The towers for the turbines are going to be assembled on State Pier and transferred to the ship for transport to the lease areas, which Ausere said was possible because the pier has direct access to the open ocean without bridges or barriers,
“When it goes out to sea, that minimizes the construction we’re actually having to do out in the open ocean, which is more efficient. It’s also safer,” he said.
Ausere said Charybdis will not be ready in time for the construction of Ørsted-Eversource’s South Fork Wind farm, a 132-MW project, which will be the first offshore wind project staged at State Pier.
“We’re pursuing other solutions for that. We probably will have something to announce on that relatively soon, but it will not be the Dominion vessel that builds South Fork.”
In February, the City of New London and Ørsted-Eversource signed a 10-year host community agreement that guarantees $5.25 million in new revenue to the city and could increase depending on power purchase agreements awarded from the state.
Gov. Ned Lamont said, in a release, that the upgrade of State Pier to a state-of-the-art facility and the arrival of Charybdis in support of Ørsted-Eversource’s offshore wind projects were significant in stimulating the local and state economy.
“All of this activity assists in advancing our state’s clean energy economy and helps position New London as a hub for the industry, delivering jobs and economic development to the city and Connecticut overall.”
U.S. Sen. Richard Blumenthal, D-Conn., said the advent of an American-built vessel was a landmark moment for the U.S. offshore wind industry.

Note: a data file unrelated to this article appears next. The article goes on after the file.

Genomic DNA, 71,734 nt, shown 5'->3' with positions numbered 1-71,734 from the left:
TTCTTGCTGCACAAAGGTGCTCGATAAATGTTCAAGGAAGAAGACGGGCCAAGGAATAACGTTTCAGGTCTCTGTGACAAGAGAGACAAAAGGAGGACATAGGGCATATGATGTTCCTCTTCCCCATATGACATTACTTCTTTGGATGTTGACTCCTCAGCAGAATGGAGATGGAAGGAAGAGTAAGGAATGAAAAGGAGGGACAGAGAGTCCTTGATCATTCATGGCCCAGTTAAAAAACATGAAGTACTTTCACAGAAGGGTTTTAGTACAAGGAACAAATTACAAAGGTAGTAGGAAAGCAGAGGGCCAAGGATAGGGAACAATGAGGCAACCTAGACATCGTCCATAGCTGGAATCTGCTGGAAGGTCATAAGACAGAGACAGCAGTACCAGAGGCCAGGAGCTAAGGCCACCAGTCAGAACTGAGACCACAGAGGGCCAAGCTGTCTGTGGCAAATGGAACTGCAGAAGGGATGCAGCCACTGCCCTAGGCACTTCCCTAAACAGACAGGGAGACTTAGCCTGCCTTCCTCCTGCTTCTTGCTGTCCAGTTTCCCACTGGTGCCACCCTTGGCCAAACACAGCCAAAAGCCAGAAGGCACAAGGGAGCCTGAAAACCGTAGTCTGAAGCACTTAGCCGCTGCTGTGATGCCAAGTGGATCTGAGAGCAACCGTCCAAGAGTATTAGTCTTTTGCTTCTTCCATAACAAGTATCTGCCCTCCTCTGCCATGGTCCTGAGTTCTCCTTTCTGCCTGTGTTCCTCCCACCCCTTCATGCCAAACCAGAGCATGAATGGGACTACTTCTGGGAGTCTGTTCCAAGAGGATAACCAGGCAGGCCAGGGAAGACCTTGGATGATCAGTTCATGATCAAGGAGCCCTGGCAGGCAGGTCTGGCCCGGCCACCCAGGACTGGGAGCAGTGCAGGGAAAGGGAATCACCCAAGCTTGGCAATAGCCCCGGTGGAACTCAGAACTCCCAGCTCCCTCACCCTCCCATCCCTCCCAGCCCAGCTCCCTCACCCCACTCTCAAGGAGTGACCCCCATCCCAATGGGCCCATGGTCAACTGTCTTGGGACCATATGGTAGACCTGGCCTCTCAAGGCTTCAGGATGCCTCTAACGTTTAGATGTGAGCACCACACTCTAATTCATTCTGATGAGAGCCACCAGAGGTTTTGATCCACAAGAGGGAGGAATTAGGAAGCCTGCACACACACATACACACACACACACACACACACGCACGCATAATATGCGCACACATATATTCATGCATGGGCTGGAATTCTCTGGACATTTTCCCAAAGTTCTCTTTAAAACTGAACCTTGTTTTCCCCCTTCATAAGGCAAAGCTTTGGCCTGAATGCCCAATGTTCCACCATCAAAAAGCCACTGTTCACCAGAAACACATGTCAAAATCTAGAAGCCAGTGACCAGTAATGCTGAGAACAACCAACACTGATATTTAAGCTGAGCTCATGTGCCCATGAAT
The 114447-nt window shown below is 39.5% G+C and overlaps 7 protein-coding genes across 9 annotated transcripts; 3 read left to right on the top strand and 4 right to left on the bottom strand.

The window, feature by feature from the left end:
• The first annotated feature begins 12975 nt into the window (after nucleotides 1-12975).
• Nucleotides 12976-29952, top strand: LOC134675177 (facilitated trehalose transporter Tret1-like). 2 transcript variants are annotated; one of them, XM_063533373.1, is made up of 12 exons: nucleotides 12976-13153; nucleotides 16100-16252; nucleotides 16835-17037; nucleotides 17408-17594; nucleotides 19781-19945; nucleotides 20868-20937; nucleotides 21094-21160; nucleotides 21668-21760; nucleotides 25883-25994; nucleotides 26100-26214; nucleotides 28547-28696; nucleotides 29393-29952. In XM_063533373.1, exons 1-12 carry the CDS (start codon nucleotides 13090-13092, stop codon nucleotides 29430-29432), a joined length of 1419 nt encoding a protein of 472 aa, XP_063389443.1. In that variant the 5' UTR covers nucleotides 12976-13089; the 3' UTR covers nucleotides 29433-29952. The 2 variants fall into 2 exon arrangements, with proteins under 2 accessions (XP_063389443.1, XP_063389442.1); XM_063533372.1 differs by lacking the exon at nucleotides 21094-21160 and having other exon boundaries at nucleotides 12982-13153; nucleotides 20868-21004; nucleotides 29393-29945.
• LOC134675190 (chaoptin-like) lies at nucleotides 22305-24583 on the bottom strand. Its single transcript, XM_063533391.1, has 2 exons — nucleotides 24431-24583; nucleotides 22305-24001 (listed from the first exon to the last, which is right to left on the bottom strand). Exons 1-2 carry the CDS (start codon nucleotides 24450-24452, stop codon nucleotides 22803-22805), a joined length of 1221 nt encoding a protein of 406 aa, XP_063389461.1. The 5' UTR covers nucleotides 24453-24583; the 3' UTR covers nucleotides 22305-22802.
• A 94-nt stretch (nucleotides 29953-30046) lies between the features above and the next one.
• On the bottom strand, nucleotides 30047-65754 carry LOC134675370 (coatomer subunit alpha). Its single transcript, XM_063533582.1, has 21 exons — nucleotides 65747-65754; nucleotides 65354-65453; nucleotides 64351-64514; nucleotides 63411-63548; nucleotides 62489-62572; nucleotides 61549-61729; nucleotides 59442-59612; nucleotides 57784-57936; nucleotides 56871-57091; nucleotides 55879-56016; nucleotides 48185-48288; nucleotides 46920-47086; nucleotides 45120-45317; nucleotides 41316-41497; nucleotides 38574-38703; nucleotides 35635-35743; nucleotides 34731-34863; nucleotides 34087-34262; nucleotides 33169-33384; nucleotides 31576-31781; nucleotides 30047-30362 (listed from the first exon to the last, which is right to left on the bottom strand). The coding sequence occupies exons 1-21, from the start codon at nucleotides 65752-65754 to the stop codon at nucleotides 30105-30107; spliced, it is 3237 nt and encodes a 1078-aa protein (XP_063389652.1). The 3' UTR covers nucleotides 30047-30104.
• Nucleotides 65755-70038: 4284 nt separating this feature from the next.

“It represents a generational commitment to the American shipbuilding industry, the domestic infrastructure required to meet the monumental challenges posed by climate change, and American workers.”
U.S. Sen. Chris Murphy, D-Conn., said the state is poised to be a renewable energy leader. “Today’s announcement is confirmation that companies see our state as a good partner for wind energy,” he said.
U.S. Rep. Joe Courtney, D–2nd District, Conn., said eastern Connecticut has a major part to play in the global clean energy economy.
“The uptick in offshore wind activity has already brought business and job opportunities to our communities, local suppliers, and other industries through federal grants and public and private investment, and today’s announcement is a signal of all the continued growth and opportunity on the horizon.”
New London Mayor Michael Passero said the city looked forward to the arrival of Charybdis to “our historic, deep water port.”
“This major green energy milestone means local jobs and community investment in our maritime economy, as New London redevelops its port facility and emerges as a premier offshore wind hub for the Northeast,” he said.
Correction: The original version of this story reported that Sunrise Wind would produce 880 megawatts of power — the correct number is 924 megawatts. Also, the towers for the turbines are going to be assembled on State Pier, not the full turbine as stated in the original version.